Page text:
On a larger scale, most organizations also host regional or national conferences on a yearly basis. At these events, individuals can earn continuing education credit in bulk while encountering people and ideas from different backgrounds. In the same way small-scale chapter meetings facilitate positive interaction, conferences can contribute to networking on a massive scale.
The natural outcome of competency and networking is job security, one of the most important benefits of continuing education for business professionals. Here, job security doesn’t have to mean staying with one company for decades, but it could mean that. Simply put, individuals will generally have an easier time finding work because of their heightened skills and networks that can help facilitate job opportunities.
Of course, some situations are uncontrollable, and at times layoffs are inevitable. But even when they occur, those who have poured into their knowledge and skills, who have vast networks, will stand out in a pool of job candidates. Even when job security doesn’t lead to long tenure in one company, continuing education can help secure work quickly when the need arises.
By now, it should be clear that professional benefits of continuing education are closely interrelated and linked together. After all, if increased competency and networking lead to job security, the next benefit, increased salary, probably connects as well. True, not all companies will require continuing education for salary increases. Otherwise, most employees would never get a raise. However, it can be the deciding factor when the choice for promotion is between two individuals.
Personal Health Benefits and Continuing Education
While the previous benefits of continuing education impact an individual’s professional career, they have larger implications for personal health. In fact, the very act of learning has multiple benefits, including improved sleep, stress reduction, and prevention of memory loss. The chance of diseases like Alzheimer’s also decreases for individuals who learn throughout their lives. Accordingly, every year of additional education an adult has after high school reduces the odds of mortality by about 5% annually.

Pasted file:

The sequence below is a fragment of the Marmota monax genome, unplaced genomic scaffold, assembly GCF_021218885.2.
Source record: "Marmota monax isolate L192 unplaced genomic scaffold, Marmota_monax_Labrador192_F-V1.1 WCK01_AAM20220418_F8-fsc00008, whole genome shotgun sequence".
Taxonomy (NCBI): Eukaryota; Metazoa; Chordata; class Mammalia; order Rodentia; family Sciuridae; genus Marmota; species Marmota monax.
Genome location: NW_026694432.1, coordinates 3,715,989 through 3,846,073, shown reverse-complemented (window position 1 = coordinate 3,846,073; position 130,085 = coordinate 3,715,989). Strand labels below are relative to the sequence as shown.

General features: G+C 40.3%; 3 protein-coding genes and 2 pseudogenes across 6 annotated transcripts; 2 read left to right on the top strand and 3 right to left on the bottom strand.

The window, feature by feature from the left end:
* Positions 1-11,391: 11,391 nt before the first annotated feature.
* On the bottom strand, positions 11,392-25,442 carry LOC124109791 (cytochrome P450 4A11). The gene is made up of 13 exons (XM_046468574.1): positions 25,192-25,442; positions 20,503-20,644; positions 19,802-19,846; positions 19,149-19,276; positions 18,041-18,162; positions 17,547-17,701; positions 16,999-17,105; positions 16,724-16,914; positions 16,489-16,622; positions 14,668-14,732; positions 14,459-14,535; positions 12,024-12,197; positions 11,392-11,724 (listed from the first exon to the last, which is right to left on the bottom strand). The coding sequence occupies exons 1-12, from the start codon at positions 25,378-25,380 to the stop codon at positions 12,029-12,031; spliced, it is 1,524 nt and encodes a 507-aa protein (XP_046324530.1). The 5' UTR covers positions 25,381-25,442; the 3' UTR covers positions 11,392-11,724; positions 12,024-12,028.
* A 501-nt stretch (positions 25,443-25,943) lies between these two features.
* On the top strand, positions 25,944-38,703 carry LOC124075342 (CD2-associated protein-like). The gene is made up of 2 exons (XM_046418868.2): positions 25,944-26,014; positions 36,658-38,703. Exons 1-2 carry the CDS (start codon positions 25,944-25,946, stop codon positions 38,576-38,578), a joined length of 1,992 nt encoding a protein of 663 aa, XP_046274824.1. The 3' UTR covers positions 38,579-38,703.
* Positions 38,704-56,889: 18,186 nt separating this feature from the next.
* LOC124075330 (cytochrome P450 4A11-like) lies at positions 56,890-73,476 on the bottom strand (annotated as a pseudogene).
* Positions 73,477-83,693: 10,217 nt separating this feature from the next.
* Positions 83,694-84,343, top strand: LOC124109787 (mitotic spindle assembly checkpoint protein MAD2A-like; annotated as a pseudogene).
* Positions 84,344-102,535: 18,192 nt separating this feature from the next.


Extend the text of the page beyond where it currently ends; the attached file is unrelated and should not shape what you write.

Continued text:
Beyond the physiological effects of continued learning, education typically leads to better job opportunities and health insurance. Naturally, these both make health care more accessible. The American Academy of Family Physicians also notes that higher income makes it possible to afford healthier diets and safer homes. So, continuing professional education paves the way not only for economic success but also for a healthier lifestyle.
Find the Right Continuing Education Course Today
Because there are so many different continuing education opportunities available, it’s difficult to know where to get started. But VTR Learning offers online, self-study courses that are quite different from all the others. Our narrative, story-based learning introduces business professionals to important concepts by casting them as learners at a fictional company called Central Products. Through this method, they can understand principles of business by seeing them play out in a true-to-life setting.
Be sure to check out VTR’s full list of self-study courses for members of SHRM, HRCI, AICPA, APA and ASAE!
Article written by Braden Norwood